Crypto token vs NFT: where is it worth investing?

NFT vs Token

Crypto token or NFT? Where is it worth investing? This is a question I have asked myself many times. Resources are limited; money is not infinite, so you must decide. Something has to be ruled out. But what?

Crypto tokens have made many people rich, but NFTs are probably the future. So which of the two instruments is more convenient?

I thought long and hard about this question and concluded that the correct answer is “it depends.” It depends on whether you act as an investor or entrepreneur.

In this report, we will look at whether it pays to invest in NFT or crypto from the perspective of the investor and entrepreneur. The two profiles have different interests, so the answers are different.

Tokens and NFTs for the entrepreneur:

I’ll come straight to the point. If you are an entrepreneur, it is better to invest in NFTs. Creating an NFT and selling it offers the entrepreneur much more guarantee of success than the crypto token. The NFT does not have a liquidity pool like the token. If the entrepreneur sells his NFT and the project fails, the money he received from the sale to sell the NFT stays with him.

The same cannot be said for crypto tokens.

Imagine you are selling your NFTs, and it leaks that your project team has broken up for some reason. Panic breaks out in the community, and people decide to sell their NFTs. You have sold your NFTs on the market, and no one can take the money away from you. 

Your money is safe. 

It’s even better; you can increase your revenues. The more NFT sold the more your commissions. You make money on it in a greedy and bearish market situation.

Vice versa, if you create a crypto token and the project experiences a rough patch, investors can empty the liquidity pool by trading the token for some BNBs or Ethereums. Within hours your dreams of glory can vanish, and with them, your profits.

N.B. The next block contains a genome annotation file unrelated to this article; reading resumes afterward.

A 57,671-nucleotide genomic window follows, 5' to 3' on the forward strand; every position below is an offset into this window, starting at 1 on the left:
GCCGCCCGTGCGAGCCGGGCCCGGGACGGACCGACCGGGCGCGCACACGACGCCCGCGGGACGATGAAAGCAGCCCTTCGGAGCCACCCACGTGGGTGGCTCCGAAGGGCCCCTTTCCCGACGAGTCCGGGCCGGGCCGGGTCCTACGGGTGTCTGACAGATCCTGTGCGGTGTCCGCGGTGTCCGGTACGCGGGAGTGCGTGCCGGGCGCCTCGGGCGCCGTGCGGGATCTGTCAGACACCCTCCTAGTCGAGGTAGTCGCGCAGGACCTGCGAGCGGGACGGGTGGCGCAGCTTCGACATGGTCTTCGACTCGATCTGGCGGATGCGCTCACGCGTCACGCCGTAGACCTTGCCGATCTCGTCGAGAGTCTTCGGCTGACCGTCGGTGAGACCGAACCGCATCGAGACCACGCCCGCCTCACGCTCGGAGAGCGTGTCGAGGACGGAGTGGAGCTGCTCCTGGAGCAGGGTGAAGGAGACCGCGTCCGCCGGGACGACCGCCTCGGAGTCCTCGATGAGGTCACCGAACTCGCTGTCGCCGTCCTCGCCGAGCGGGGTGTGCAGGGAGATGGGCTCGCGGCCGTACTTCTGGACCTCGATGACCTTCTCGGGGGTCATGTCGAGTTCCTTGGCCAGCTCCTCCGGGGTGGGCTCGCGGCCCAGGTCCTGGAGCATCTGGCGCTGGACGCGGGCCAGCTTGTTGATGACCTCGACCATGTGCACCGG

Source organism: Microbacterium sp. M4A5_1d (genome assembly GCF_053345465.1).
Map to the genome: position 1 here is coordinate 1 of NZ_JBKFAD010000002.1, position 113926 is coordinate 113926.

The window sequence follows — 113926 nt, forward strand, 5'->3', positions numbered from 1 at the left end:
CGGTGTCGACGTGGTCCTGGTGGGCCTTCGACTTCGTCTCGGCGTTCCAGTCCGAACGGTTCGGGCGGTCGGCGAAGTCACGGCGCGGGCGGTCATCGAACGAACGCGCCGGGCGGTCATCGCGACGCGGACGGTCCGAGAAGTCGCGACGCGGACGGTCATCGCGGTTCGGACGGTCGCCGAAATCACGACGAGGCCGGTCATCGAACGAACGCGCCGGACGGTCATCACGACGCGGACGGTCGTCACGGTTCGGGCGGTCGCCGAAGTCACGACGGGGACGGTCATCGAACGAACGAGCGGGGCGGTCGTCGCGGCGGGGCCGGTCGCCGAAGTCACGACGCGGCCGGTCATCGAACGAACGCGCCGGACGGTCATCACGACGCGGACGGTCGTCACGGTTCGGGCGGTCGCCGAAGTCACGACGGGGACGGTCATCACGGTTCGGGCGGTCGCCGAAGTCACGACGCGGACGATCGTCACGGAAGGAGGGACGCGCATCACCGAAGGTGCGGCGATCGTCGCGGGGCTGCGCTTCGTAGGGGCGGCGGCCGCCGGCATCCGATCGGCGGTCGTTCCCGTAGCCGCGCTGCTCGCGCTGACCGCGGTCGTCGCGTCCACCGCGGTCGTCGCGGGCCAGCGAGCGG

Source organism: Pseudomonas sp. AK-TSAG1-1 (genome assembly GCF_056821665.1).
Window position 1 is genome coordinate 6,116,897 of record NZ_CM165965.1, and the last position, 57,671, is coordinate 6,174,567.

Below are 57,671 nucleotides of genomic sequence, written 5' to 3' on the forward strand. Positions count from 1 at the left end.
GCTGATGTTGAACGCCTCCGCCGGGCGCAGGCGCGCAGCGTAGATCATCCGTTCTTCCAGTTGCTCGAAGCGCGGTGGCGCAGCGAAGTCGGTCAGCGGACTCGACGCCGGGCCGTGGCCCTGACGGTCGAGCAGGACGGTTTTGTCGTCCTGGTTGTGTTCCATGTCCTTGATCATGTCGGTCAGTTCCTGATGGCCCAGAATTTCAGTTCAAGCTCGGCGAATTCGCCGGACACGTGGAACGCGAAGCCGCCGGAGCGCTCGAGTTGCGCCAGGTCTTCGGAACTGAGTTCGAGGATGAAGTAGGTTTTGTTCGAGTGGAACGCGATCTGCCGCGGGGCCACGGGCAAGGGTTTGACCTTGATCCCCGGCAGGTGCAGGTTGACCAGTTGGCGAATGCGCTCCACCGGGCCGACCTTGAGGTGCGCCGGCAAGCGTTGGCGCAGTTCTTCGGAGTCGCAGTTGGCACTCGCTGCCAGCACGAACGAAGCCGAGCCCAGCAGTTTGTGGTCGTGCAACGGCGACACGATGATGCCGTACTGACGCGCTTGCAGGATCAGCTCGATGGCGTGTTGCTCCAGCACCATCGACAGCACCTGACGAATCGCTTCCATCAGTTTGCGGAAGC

Tokens and NFTs for the investor.

Things change dramatically if you are an investor. In that case, investing in a crypto token is much better. Imagine investing in a small cap that has just released NFTs, but after a few months, the small-cap project fails. 

We know that the mortality rate of small caps is very high. In that case, you would have lost all your money (it has happened to me personally) because no one wants NFTs anymore, and you cannot recover even a part of your investment. You have lost everything.

Things change if you have invested in a crypto token. If the project fails, you can get your money back directly from the liquidity pool. When you realize that things are going wrong (the team is not answering questions, you see strange movements in the etherscan, the roadmap is not respected, etc.), you can immediately withdraw the money from the liquidity pool. This is how I have saved money from some bad investments I’ve invested in.

The escape process is faster because if you realize that the project is not progressing, you can escape immediately. 

Conversely, with NFTs, you have to put the NFT up for sale and find a buyer. This is even more complicated if it is an emerging project with few buyers.

Mature projects

But such a line of reasoning also applies to mature projects. Suppose that after a period of growth, the market begins to turn negative. Panic breaks out in the markets. You would like to get rid of your assets, perhaps even accepting a small loss.

If you own the crypto token: within minutes, you sell it on the liquidity pool.

If you own the NFT: you put the NFT up for sale at a price you think is appropriate, but no one buys it. After a few days, you lower the price hoping someone will buy it. But no one is interested. In the meantime, the price decreases, and your loss grows larger and larger.

That’s why a token is a safer investment for an investor because the exit strategy is easier.


We have seen that while the NFT is a better investment for the entrepreneur, the crypto token turns out to be a better investment for the investor. This logic works with almost any project. However, it is evident that this argument does not apply for successful projects. A successful project is highly unlikely to fail. But I am a gem hunter so I work only with gems. My experience is limited in the field of small caps.